Court also held that it was " within the Constitutional power of the State
to protect the interests of depositors from the risks which attend long neglected
accounts, by taking them into custody when they have been inactive so long as
to be presumptively abandoned ". In Connecticut Mutual Life Insurance Co.
v. Moore (supra), the law was with reference to moneys payable on life
insurance policies, which had matured. It provided that if those amounts had
remained unclaimed for a period of seven years, then it had to be advertised by
the companies in the manner provided therein, and if no claims were preferred
thereafter, the amounts were to be paid to the State Comptroller for care and
custody. In holding that the law was valid, the Court observed :
" There is ample provision for notice to
beneficiaries and for administrative and judicial hearing of their claims and
payment of same. There is no possible injury to any beneficiary." (1) 321
U.S. 233, 241; (1943) 88 L Ed. 692, 701 146 1148 In Standard Oil Company v. New
Jersey (1), the law related to shares and unpaid dividends, and provided for
the State taking them over, if they remained unclaimed for a period of 14
years. There was a provision for notice to the unknown owners by advertisement.
It was held following Connecticut Mutual Life Insurance Company v. Moore
(supra) that the law was valid.
In the light of the above discussion, there
cannot be any reasonable doubt that the impugned Act cannot be regarded as one
relating to abandoned property. The period of three years mentioned in s. 2
(10) of the Act is merely the period of limitation mentioned in Art. 102 of the
Limitation Act, and even taking into account the class of persons whose claims
are dealt with in the Act, as counsel for respondents would have us do, the
period cannot be regarded as adequate for raising a presumption as to
abandoment. A more serious objection to viewing the legislation as one relating
to abandoned claims is that there is no provision made in the Act for
investigating the claims of the employees or for payment of the amounts due to
them, if they established their claims. The purpose of a legislation with
respect to abandoned property being, in the first instance, to safeguard the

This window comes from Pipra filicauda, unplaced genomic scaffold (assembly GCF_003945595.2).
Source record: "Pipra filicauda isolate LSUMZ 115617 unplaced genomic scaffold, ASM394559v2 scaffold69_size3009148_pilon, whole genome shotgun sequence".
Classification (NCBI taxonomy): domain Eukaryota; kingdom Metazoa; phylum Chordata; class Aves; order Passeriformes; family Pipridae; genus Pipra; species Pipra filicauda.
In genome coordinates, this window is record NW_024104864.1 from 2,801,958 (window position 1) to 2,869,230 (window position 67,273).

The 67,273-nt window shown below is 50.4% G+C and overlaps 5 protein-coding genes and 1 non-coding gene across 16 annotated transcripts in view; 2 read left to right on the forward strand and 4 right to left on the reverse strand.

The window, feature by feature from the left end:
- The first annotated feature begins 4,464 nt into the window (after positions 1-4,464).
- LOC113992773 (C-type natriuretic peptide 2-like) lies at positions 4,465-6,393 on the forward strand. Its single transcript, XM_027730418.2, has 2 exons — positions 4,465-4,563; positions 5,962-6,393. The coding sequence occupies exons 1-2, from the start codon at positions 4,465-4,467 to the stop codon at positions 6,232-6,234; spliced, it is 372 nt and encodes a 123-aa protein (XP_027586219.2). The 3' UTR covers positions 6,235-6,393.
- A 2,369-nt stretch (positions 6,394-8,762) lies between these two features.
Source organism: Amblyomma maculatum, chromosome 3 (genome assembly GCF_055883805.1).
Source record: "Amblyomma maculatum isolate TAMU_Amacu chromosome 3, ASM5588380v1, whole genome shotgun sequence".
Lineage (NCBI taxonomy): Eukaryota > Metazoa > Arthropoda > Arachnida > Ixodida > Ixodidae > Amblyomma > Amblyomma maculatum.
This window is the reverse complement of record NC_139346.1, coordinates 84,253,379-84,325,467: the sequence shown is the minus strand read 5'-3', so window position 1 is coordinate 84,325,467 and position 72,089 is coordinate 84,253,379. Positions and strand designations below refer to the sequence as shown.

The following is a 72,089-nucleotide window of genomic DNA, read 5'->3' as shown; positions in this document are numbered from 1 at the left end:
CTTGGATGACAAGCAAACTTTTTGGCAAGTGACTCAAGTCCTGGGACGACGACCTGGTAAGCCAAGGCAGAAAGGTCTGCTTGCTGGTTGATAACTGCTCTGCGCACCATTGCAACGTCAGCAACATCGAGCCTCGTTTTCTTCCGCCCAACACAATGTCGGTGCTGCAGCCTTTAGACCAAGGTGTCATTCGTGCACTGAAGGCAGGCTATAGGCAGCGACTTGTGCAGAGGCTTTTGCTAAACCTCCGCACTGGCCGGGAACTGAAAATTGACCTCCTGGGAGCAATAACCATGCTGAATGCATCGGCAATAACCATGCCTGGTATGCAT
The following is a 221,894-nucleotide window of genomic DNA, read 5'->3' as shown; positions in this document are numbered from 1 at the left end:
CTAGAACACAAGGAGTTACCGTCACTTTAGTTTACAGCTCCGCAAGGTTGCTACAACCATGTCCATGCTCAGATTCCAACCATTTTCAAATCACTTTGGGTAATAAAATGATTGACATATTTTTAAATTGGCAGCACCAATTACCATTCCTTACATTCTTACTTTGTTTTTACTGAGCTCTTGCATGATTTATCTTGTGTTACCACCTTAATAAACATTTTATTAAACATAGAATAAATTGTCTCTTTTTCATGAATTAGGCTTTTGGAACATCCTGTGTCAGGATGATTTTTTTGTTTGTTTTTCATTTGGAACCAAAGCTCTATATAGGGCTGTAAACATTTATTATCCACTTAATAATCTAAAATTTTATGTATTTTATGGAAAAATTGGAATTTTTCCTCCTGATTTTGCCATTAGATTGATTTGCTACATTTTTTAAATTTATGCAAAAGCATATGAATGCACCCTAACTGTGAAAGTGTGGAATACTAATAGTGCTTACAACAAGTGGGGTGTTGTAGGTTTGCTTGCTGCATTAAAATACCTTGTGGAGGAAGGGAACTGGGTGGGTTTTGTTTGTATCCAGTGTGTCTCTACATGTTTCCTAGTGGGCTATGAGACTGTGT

property for the benefit of the true owner and the State taking it over only in
the absence of such claims, a law which vests the property absolutely in the
State without regard to the claims of the true owners cannot be considered as
one relating to abandoned property. This contention of the respondents must
also be rejected.
In the result, we are of opinion that s. 3(1)
in so far as it relates to unpaid accumulations in s. 3(2)(b) is
unconstitutional and void.
We have now to deal with the question as to
the validity of s. 3(1) and s. 3(2)(a) of the Act, which require the employers
to hand over to the Board the fines realised from the employees. So far as this
item is concerned, the position of the employers is wholly (1) 341 U.S. 428 ;
(1950) 95 L.Ed. 1078, 1149 different from what it is as regards unpaid
Section 8 of the Wages Act deals with the
question of fines which could be imposed by the employer, and it provides that
they should be entered in a separate register, and applied for the benefit of
his employees. It is not denied by the appellant that under this provision the
fines are constituted a trust' fund, and that the employers are bare trustees
in respect of such fund. Now, the grievance of the appellant is that the Act
deprives it of its rights as trustees, and vests them in the Board, and that,
further, while the beneficiaries under s. 8 of the Wages Act are its own
employees, under s. 5(2) of the impugned Act they include other persons as
well. There might have been substance in the complaint that the appellant had
been deprived of its rights as trustee if it bad any beneficial interest in the
fund. But admittedly, it has none, and it is therefore difficult to hold that
there has been such substantial deprivation of property, as will offend Art.
31(2) according to the decisions in The State
of West Bengal v. Subodh Gopal Bose and Dwarkadas Shrinivas of Bombay v. The Sholapur Spinning and Weaving Co. Ltd. (supra) or such unreasonable
interference with rights to property, as will infringe Art. 19(1)(f). It is
argued with some emphasis that in enlarging the circle of beneficiaries, the
Act has encroached on the rights of the employees of the appellant.
But then, the trust is the creation not of
the appellant but of the Legislature, which gave the employees certain rights
which they did not have before, and what it can give, it can also take away or
modify, and we do not see how the employers are aggrieved by it. We are of
opinion that no valid grounds exist on which s. 3(1) and s. 3(2)(a) of the
impugned Act could be attacked as unconstitutional, and they must accordingly
be held to be valid.
In the result, we hold, in modification of
the order of the Court below, that the provisions of the impugned Act are
unconstitutional and void in so far as they relate to " unpaid
accumulations", but that they are valid as regards " fines ";
and an appropriate writ will 1150 issue against the respondents in the terms
The appeal succeeds in part, but as it is
stated that " unpaid accumulations " form by far the most substantial
portion of the claim, we direct the respondents to pay half the costs of the
appellant here and in the Court below.
Appeal allowed in part.